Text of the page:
I have two prospective contractors coming in on Wednesday, so I need to get smart fast....

    Many thanks,
    Vince

  8. #8
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    I still need to do the research, but I'd likely select a high-efficiency heat pump -- min SEER 15 -- and install it in series with the furnace.
    Without a variable-speed blower, it's not easy to get 15 SEER, so you'll have to talk to your contractor and see if he has any available matchups with your size that can get close to 15 SEER or actually 15 SEER.

    I would also want the system to be configured so that BOTH fans run whenever either system is active; this is solely to reduce back-pressure. Note: This is fan only; I'm not saying I'd have the furnace burning oil when the heat pump is running; I'd just have the fan run. Ditto for the heat pump when the system is reversed.
    I'm not sure what you mean with 2 fans, but if you want to leave the fan on constantly, that is possible. There should be one blower...

    Third: I need to find a way to cut over from one system to the other. The packaged/integrated hybrid-NG systems obviously have a way of doing this; is there any reason that I could NOT simply install whatever cutover they use on the hybrid-NG systems? AFAICT, it's just an outdoor temperature sensor that selects the active heating system based on outdoor temp. I could build one of these, but if it already exists, I'd rather use something that is already designed to do the job.
    There are outdoor temperature sensors from companies like Honeywell. You can buy it as an accessory for Honeywell's touchscreen VisionPRO thermostats (which are very nice in my opinion I might add).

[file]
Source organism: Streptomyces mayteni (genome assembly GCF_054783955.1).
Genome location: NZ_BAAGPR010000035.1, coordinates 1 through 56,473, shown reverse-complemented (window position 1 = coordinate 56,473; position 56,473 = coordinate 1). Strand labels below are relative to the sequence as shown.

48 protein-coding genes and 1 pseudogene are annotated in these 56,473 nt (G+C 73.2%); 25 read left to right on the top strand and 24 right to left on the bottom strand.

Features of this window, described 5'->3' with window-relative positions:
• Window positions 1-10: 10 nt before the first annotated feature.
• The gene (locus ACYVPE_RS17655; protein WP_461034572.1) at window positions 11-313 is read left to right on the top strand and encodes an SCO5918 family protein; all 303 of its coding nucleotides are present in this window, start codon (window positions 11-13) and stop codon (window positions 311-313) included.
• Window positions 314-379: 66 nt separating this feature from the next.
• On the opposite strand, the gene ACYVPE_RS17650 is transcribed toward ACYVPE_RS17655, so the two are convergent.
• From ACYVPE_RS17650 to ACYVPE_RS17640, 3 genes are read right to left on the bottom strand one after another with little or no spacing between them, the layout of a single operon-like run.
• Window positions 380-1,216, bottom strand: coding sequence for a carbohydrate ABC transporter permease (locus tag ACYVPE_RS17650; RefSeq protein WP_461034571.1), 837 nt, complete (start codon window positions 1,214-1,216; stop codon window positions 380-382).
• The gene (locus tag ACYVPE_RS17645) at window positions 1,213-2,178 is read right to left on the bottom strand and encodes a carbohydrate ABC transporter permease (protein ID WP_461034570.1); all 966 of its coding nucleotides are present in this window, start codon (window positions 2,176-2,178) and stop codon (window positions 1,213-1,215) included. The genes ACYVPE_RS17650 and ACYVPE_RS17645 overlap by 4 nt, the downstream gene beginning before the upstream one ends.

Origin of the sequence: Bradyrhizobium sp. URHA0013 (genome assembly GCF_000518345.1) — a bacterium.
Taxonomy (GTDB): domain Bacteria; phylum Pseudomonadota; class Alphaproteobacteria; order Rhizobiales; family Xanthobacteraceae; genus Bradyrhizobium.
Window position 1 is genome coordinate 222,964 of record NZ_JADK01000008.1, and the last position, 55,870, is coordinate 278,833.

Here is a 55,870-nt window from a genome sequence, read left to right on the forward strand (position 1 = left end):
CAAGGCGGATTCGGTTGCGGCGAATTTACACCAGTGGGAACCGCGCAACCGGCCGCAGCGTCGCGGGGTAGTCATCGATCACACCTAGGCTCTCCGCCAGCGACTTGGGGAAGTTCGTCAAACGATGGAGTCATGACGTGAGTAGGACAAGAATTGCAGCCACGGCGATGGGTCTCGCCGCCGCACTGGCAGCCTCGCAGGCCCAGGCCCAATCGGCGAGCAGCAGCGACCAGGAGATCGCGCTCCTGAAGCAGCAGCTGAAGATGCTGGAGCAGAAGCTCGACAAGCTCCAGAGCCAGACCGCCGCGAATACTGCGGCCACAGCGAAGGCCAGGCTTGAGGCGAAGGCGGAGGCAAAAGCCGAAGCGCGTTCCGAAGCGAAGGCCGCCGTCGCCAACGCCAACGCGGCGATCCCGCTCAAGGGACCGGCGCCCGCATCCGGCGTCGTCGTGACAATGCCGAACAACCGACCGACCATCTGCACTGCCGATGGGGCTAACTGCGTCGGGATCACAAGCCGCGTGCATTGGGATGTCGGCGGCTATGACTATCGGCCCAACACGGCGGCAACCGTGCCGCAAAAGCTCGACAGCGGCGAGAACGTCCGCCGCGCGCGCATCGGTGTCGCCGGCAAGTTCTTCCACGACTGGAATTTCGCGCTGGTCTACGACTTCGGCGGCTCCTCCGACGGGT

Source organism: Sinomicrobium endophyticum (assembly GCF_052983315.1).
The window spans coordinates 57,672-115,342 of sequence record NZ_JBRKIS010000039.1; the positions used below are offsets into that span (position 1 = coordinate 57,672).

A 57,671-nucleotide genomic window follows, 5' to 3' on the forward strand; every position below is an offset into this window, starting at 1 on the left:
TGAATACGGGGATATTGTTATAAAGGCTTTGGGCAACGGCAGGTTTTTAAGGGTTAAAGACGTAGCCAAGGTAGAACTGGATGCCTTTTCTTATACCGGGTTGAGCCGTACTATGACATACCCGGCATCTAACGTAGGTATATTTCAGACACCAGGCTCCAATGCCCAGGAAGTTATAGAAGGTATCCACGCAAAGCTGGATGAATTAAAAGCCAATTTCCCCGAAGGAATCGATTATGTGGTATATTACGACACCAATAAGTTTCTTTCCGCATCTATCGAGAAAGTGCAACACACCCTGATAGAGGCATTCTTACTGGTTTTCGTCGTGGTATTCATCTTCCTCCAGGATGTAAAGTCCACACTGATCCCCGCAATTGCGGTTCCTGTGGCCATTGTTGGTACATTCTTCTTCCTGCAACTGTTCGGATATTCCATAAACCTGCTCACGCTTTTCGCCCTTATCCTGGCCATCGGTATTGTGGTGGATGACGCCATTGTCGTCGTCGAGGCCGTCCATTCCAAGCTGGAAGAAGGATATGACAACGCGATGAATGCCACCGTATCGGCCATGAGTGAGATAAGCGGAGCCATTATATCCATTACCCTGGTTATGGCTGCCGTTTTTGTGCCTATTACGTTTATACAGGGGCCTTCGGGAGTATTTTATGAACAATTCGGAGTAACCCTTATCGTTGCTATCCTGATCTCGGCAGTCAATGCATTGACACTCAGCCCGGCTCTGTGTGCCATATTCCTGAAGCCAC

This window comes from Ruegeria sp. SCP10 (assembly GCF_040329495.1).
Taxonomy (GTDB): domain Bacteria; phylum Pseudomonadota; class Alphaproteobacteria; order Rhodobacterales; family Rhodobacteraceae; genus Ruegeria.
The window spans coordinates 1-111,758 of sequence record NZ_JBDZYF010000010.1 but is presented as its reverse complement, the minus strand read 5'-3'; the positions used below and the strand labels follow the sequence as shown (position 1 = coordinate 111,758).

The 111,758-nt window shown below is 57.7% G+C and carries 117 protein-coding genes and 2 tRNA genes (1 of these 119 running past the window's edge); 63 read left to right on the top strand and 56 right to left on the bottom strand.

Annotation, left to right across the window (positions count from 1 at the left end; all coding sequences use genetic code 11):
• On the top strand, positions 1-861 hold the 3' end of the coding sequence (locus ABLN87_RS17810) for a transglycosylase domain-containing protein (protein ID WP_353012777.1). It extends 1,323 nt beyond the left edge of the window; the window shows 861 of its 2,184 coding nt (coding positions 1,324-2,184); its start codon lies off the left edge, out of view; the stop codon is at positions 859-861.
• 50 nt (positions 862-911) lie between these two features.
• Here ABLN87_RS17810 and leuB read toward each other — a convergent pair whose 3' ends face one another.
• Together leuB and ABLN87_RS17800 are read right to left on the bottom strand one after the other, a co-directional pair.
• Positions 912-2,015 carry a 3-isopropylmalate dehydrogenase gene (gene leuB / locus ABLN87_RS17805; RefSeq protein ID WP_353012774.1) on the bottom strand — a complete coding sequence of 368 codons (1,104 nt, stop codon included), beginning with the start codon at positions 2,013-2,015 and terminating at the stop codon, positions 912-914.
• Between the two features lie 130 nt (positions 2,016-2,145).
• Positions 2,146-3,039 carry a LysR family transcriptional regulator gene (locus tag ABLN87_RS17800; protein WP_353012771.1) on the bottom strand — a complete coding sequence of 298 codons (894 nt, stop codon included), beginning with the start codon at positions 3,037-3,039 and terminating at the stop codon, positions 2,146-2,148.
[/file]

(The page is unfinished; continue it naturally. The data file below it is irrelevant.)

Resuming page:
Fourth: I assume that I would run two indoor thermostats -- one for the HP and the existing one for the oil furnace. (IIRC, a HP thermostat is different from an oil-furnace thermostat.) The outdoor temp sensor would be connected to a relay that would switch one thermostat "on" and the other "off," depending on the outdoor temperature.
    See above. There will be one "master" thermostat to control everything, including switchover.

    Look forward to seeing what the contractors have to say... Good luck.

  9. #9
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    The dual fuel HP will look just like a regular oil furnace with an A/C.
    You will have the oil furnace, on top of the furnace, on the air discharge opening, the coil will be installed.(no fan, just a coil, cased, or uncased as your install requires)

    Weather in HP mode, or cooling mode, it uses the furnaces blower to move the air.
    The coil should not be installed on the return side to protect the furnaces heat exchange from getting condensate in it in the summer, and rusting out.

    Several thermostats are dual fuel thermostats, that only require the outdoor sensor to control the dual fuel system. Must be sensor made for that thermostat.

    One thermostat will control both HP, and oil furnace.
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  10. #10
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    Thanks again. This has helped a lot -- my impression of how this would work was obviously way off. I'll let you know what the prospective contractors have to say ... should be interesting.

    - V

  11. #11